Is anyone else confused as to why the position of Assistant Secretary of State for East Asia and Pacific Affairs remains empty? Especially as North Korea all but prepares for war? Two months after its former occupant – Kurt Campbell – stepped down on February 8, 2013, Secretary Kerry – who was sworn in on February 1 – has yet to fill the position. True former Deputy Assistant Secretary Joseph Yun has capably stepped in, but the question remains – what signal are you giving to the region, especially North Korea, when you don’t officially fill the position?
Hopefully Secretary Kerry is feeling the pressure. But who will fill the spot? Here are some names that have been mentioned by others:
- Joseph Yun – the current Acting secretary and former Deputy Assistant Secretary, of Korean descent and familiar with the issues on the Korean peninsula.
- Daniel Russel – currently the National Security Council (NSC) Director for Asian Affairs. While he started his career as a Japan guy, arguably you can’t be NSC Director for Asian Affairs without knowing alot about the Korean peninsula and problems with China.
- Frank Jannuzi – currently head of Amnesty International’s Washington office, but has decades of experience in DC policy circles, serving close to ten years in the State Department’s Bureau of Intelligence and Research and then 15 years as the policy director of East Asia and Pacific Affairs on the Senate Foreign Relations Committee.
Out of these three names, Jannuzi would likely be the best pick. And not just because China Law & Policy is partial to policy makers who are China hands (and speak Mandarin). China will always be the big issue in the region, and Jannuzi likely has the most intimate knowledge of the country. But he has also long served as an important and knowledgeable resource on North Korea. Not to mention, that he served as a staffer on the Senate Foreign Relations Committee while Kerry was a Senator on the Committee (and eventually Ranking member). To the extent that Kerry is looking for someone he already knows and can trust, that would be Jannuzi.
Jannuzi would be also be an exciting pick because of what the choice would signal to China’s new leadership. Jannuzi would come back to government after serving at Amnesty International, a very active human rights group that has long been a thorn in China’s side. Such a choice would subtly indicate to China that human rights will continue to be on the agenda.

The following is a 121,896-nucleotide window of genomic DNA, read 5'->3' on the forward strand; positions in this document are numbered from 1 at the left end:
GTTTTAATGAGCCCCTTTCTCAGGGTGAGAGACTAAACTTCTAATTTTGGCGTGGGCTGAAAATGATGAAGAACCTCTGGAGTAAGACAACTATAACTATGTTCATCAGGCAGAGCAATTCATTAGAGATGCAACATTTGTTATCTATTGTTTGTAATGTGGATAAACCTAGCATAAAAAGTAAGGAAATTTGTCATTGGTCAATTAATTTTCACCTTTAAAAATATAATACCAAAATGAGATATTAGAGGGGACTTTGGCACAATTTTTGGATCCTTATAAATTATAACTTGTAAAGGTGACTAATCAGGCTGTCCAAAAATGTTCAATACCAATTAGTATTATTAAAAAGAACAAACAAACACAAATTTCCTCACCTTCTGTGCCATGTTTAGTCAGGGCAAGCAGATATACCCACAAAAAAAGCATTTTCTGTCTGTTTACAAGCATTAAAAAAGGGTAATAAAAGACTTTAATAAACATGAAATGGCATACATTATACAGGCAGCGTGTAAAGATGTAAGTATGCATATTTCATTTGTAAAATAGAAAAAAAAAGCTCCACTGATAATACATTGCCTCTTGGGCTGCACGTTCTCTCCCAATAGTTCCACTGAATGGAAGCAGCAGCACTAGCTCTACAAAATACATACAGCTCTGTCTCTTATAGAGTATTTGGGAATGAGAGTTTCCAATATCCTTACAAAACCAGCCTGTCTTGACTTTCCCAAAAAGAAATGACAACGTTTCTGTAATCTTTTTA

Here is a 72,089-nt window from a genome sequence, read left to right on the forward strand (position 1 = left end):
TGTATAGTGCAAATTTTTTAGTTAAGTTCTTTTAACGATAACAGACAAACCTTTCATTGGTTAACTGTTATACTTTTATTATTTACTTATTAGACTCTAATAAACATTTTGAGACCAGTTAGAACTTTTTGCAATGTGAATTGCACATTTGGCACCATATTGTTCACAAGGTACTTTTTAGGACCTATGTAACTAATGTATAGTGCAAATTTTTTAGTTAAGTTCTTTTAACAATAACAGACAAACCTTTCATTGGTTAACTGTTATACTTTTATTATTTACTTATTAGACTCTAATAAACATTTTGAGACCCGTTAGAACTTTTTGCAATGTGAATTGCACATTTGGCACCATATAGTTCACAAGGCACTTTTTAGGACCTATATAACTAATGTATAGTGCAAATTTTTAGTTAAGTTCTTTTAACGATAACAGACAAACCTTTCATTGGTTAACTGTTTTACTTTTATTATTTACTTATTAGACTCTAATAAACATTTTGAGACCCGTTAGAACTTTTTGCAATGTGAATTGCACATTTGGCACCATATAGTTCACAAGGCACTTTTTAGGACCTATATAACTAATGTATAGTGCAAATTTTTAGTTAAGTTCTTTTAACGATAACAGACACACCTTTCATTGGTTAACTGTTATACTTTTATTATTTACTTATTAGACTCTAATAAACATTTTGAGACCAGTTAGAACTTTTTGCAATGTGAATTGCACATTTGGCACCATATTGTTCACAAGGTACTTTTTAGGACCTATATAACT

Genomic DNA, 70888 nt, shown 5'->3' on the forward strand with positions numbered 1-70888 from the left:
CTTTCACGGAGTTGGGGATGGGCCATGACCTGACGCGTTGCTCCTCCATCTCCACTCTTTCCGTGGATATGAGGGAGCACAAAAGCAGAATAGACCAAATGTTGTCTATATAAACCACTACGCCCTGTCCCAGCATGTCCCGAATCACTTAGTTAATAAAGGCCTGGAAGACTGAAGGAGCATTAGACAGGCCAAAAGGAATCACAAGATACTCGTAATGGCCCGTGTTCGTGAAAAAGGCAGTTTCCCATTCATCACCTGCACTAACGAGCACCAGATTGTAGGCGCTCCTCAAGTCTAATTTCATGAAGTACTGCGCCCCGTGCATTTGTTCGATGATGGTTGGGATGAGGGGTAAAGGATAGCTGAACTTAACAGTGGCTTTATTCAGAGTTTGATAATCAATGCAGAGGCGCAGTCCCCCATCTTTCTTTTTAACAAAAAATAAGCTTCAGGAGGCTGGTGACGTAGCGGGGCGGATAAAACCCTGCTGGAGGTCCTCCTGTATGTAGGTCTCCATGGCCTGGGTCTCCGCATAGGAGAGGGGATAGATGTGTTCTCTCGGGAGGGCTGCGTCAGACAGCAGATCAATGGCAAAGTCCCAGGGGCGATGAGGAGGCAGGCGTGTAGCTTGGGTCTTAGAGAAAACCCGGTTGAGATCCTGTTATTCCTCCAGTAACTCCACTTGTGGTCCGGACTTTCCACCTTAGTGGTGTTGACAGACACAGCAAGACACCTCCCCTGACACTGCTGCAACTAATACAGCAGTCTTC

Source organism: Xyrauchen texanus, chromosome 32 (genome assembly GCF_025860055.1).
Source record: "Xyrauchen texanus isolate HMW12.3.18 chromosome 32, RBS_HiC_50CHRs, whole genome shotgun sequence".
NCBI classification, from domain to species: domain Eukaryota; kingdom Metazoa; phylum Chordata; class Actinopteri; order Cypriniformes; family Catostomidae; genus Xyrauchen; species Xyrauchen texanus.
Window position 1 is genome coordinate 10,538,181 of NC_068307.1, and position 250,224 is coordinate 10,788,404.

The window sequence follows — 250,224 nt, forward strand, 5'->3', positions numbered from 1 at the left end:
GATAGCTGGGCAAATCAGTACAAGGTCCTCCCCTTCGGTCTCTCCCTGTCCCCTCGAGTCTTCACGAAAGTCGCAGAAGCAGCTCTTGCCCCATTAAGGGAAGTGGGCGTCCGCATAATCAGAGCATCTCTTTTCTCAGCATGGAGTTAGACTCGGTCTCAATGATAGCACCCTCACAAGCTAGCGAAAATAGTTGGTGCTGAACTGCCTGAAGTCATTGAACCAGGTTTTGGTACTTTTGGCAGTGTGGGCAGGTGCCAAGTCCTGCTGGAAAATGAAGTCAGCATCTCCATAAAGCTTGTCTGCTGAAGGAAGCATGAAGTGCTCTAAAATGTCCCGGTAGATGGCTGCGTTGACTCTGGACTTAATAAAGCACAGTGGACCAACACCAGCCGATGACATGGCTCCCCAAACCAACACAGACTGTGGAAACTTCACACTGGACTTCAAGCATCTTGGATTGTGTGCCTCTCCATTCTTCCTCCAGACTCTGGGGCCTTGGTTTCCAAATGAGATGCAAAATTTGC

But in looking at the possible nominees and the current senior officials of the Bureau of East Asian and Pacific Affairs, a truly inspiring pick would be a woman. Out of the eleven senior officials listed on the Bureau’s website, only one currently is a woman.
And that’s why we think there is a good possibility that Susan Shirk – even though she is in academia – is in the running. Shirk is a professor of political science out at UC-San Diego. She has also long been an influential thinker on China. China: Fragile Superpower altered the way that many policymakers viewed China. Similar to Jannuzi, her knowledge of China comes from a longstanding relationship with the country and its people. She has had an important part in US-North Korea relations – she all but founded and continues to lead the Northeast Asia Cooperation Dialogue, a high-level official dialogue between the two countries. Finally, she has experience at State, serving as Deputy Assistant Secretary of State for East Asian and Pacific Affairs, and in seeing her speak on multiple occasions, she has command of a room that is astounding. The question is – will she want to leave beautiful San Diego for DC?
The one person we are not putting our money on – Dennis Rodman. His trip in March to North Korea was just plain bizarre. Hanging out with Kim Jong Un without even acknowledge the suffering of millions of North Koreans at the regime’s hands was also extremely offensive. That alone would put Rodman out of the running. But more than anything, do we really want an Assistant Secretary that can’t win at Celebrity Apprentice for a second time?